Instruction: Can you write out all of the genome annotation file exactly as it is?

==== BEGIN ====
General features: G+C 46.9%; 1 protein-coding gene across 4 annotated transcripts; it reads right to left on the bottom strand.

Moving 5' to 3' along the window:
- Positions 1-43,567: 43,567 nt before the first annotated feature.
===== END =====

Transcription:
General features: G+C 46.9%; 1 protein-coding gene across 4 annotated transcripts; it reads right to left on the bottom strand.

Moving 5' to 3' along the window:
- Positions 1-43,567: 43,567 nt before the first annotated feature.